Miller is the best passer on the Nuggets’ roster and his ability to throw pinpoint alley-oops makes him a great partner for Denver’s explosive big men. Although much of his lateral quickness has vanished, he still makes effective use of his size to defend and post up opposing point guards.
Miller is arguably the league’s best backup point guard, and he should prove invaluable in controlling the second unit for Denver while serving as a knockdown free-throw shooter in end-of-game situations.
JaVale McGee doesn’t quite have the NBA game figured out yet, but he’s getting closer. With solid coaching, McGee should rise steadily in the rankings of both his own team and amongst NBA centers as a whole.
An outstanding physical specimen who is often thwarted by focus issues and a poor basketball I.Q., McGee has proven to be both awe-inspiring and incredibly frustrating while on the court. For every crowd-raising swat or thunderous dunk, there is another play that leaves fans wondering where McGee’s head is at.
If McGee can get his mental game right, his physical gifts and immense talent will enable him to rise on this list.
Chandler is difficult to place in these rankings, since he hardly played in the NBA last season and struggled to adjust during the brief span that he did. The big question with Chandler is whether he improved while playing in China.
At 25 years old, he still has plenty of room to grow, but his skills haven’t truly been on display for NBA fans since the 2010-11 season.
Whatever the case may be, there are a few things that we do know about Chandler. He’s an excellent finisher, versatile defender and solid rebounder with a sporadic, but sometimes deadly, outside shot.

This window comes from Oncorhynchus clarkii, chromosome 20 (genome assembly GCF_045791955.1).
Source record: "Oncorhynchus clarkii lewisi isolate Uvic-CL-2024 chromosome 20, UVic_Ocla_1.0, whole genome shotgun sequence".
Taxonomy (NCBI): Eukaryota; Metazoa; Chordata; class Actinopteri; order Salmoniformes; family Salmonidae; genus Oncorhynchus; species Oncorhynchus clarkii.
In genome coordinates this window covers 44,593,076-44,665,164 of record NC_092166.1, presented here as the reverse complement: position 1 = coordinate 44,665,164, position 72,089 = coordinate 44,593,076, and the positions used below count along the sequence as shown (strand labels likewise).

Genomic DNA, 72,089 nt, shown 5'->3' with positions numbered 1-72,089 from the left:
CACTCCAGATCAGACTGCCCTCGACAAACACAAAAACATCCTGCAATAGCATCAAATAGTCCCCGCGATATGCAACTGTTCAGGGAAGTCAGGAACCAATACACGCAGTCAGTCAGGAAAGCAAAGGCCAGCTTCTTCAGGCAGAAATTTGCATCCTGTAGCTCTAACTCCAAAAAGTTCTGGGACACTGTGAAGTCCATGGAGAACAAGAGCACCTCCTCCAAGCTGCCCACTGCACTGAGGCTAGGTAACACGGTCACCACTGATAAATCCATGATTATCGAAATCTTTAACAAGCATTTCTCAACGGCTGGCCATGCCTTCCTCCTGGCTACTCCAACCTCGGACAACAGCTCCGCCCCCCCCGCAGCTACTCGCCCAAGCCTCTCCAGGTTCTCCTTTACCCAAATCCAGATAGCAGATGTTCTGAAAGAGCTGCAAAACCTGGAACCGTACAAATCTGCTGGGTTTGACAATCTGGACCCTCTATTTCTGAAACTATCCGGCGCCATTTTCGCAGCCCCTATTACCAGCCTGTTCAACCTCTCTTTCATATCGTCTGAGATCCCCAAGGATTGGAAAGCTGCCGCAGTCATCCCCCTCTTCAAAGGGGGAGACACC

And though he will likely come off the bench next season, he should be a top candidate for the sixth man of the year award.
A surprisingly decent defender considering his lack of foot speed, Danilo Gallinari is adept at using his combination of length and bulk to keep opposing small forwards at bay.
However, Gallinari is by no means a defensive stopper. His primary calling card in his first few seasons has been his shooting ability, which, unfortunately, appeared to be on hiatus last season.
The Italian shot just 32.8 percent from deep last season, and though he made up for it with frequent forays to the charity stripe, he will need to return his shooting numbers to their prior levels if he hopes to maintain his spot in the first unit.
Highly efficient and ridiculously athletic, Kenneth Faried is the epitome of an energy guy in the NBA. Faried overcomes his lack of height by consistently outworking his opponents while dominating on the boards and in transition.
Faried posted an outstanding 21.94 PER in his first NBA season and made a whole lot of teams regret passing on him in the draft. He isn’t a particularly refined player, but his effort, instincts and brute athleticism enable him to outmatch even some of the most skilled NBA players on a regular basis.
Faried carries special value for the Nuggets, as his incredible effort level sets a high standard for his teammates and his ferocious dunks lift the crowd with ease.
Although not a top-three Denver player in terms of skill, Faried is undoubtedly one of this team’s most important players when one considers his relentless hustle and great efficiency.
Ty Lawson is a perfect fit in the fast-paced Denver offense, which allows him to showcase his blinding speed and finishing ability to the fullest.
Although a scoring point guard by nature, Lawson proved to be a capable facilitator last season. His scrappy play on the defensive end also allows him to overcome his 5'11" stature, for the most part.
Lawson has improved in each of his three seasons in the league and looks like the man in Denver for the foreseeable future. But for now, he ranks just short of being the Nuggets’ No. 1 player.
As one of the league’s top perimeter defenders, Andre Iguodala should prove immensely helpful to the Nuggets. He is a player that is capable of slowing down the West’s plethora of star wings.
Iguodala’s value extends beyond the defensive end, too. Although not an elite scorer, he is a valuable offensive player due to his court vision, finishing ability and ever-improving outside shot. Despite his low scoring output, Iguodala was named an all-star last season in recognition of his all-around game.
Iguodala plays both ends at a very high level, and though he won’t lead the Nuggets in scoring next season, his versatility and ability to impact the game on multiple levels makes him the Nuggets’ top player.